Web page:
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U3A Writing: Sliced Bread

Merle Parkin tells the tasty tale of a notable vistory for sliced bread.

"Sliced bread!" yelled the head of the house, "Good God, what's wrong with you Woman? You'll send a man to the wall. It's tuppence a loaf extra, just for THEM to slice it! And it's that bloody thin it won't stay on a toasting fork."

The way he carried on about it, I'd surmise that my father didn't think sliced bread was the greatest thing since - well, since sliced bread.

Mum knew better. She'd sneaked an electric toaster into the house after getting it on time payment. 'Time-payment' was an even dirtier word in Dad's lexicon than "sliced bread', because it enabled a woman to buy things for the house without a bloke knowing he was paying for them. Perhaps Mum foresaw this argument, for she bought the thing with her own money.
She raised the cash for the installments by threading price tags for the printing factory. At three bob a thousand for the tags, she'd certainly earned her toaster, but the doorstep slices one cut with the bread-knife wouldn't allow the door of the toaster to close. Anyway, she reckoned we might eat less bread if we had to toast twice as many bits.

"Where'd that thing come from?" my father roared, the first time he walked in and caught her making toast electrically.

"You bought it for me when you were full." We kids recoiled at such a barefaced fib from Mum, but when Dad looked to me for support, I said:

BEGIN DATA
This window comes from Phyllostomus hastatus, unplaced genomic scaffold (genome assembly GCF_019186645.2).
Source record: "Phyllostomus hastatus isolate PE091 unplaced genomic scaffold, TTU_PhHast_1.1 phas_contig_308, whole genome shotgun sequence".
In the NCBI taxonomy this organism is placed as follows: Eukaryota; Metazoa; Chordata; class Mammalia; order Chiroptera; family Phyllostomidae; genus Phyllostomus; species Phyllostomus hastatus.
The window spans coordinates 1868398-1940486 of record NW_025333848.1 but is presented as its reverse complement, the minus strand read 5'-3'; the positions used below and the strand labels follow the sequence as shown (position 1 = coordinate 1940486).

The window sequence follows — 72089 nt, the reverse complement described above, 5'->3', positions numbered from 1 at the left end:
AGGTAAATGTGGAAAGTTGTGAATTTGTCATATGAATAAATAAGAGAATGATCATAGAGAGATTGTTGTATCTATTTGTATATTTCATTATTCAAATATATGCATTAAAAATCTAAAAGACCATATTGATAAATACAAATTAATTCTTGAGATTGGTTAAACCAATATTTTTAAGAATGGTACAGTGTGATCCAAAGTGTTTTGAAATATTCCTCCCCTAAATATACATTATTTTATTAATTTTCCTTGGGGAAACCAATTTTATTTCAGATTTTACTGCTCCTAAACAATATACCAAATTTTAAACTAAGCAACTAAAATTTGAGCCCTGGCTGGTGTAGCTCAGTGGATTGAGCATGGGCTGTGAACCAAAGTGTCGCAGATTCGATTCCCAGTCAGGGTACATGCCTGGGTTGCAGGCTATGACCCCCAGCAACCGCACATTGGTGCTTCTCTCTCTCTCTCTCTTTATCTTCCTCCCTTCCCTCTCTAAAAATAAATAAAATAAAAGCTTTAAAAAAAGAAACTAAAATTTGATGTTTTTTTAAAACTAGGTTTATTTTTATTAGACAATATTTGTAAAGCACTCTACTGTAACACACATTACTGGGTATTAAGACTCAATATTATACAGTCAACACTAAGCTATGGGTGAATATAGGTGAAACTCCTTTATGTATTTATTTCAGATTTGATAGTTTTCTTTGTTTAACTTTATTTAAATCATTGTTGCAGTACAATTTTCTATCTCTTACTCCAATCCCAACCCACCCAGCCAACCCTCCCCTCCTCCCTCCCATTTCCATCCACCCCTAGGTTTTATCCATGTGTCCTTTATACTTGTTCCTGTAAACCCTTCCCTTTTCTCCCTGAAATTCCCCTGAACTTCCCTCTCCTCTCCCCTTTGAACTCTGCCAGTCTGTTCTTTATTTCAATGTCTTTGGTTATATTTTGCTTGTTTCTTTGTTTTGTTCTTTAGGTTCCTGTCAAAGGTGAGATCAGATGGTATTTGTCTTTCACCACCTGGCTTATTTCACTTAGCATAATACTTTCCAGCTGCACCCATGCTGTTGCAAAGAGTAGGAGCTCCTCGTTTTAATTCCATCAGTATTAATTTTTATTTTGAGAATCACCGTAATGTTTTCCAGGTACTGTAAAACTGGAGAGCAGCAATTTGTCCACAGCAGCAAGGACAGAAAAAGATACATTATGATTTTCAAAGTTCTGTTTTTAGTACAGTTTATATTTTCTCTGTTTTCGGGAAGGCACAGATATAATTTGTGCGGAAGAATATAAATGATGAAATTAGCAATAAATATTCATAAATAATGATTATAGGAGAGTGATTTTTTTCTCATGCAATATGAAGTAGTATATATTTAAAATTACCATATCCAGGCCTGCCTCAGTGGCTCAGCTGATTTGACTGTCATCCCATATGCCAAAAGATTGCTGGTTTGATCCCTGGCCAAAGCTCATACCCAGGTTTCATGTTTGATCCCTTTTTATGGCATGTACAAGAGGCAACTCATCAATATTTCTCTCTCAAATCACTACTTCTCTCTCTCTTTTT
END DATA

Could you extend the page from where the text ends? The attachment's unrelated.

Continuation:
"That's right, Dad. don't you remember?"

I counted on the fact that he seldom remembered anything he'd done while he was pickled. and also, that having initiated the lie, Mum wouldn't take me to task about reinforcing it. If I'd told him he'd bought it, she'd have judged me as past redemption. So the toaster stayed, but he still whinged about the sliced bread. Mum would buy a bum shaped loaf, just to keep the peace, when he was half pickled and cranky.

"Just cut it thinner, woman, and it will fit in the thing. Here, give it to me." He put out his hand for the bread-knife. She handed him the knife, and he mangled half a loaf, trying to cut it thin. We kids remained silent, and Mum watched the knife nervously.

"This knife's blunt." He declared, as yet another slice crumbled. "Get me the sharpener." He was looking at me, and I was trying to decide whether it was better to get your throat cut with a blunt bread-knife, or a freshly sharpened one. I knew where Mum kept the steel. She and I exchanged but the slightest flicker of an eyelid. I pulled out the drawer, and shoved the steel over the space at the back, riffling the cutlery noisily so he wouldn't hear it fall behind the saucepans.

"Can't find it, Dad. Maybe you'd better cut a thick slice and toast it on the fork." I reached down the wire fork to him as I spoke. He cut a thick slab, and handed it to me. "You do it for me, Love."

He only ever called me "Love" when he was three quarters asleep, and thought I was a barmaid. I took my time toasting it, and indeed he was asleep, sprawled across the table, when I turned from the wood stove. I buttered the toast and left it there, in case he remembered when he woke. I hid the knife, so he'd forget that.

An hour after I turned in, I heard him go out to water the peach tree. Then his bedsprings creaked, and his shoes thumped one after the other on the floor.

Somewhere in the recesses of his memory, his battle with the bum-loaf must have registered, for though he reminded us frequently, "Tuppence a loaf is daylight robbery!" he never again demanded the bread-knife. Sliced bread had come to stay.

"Your mother never did know how to make toast properly," he told us, "It's why I bought her the toaster."


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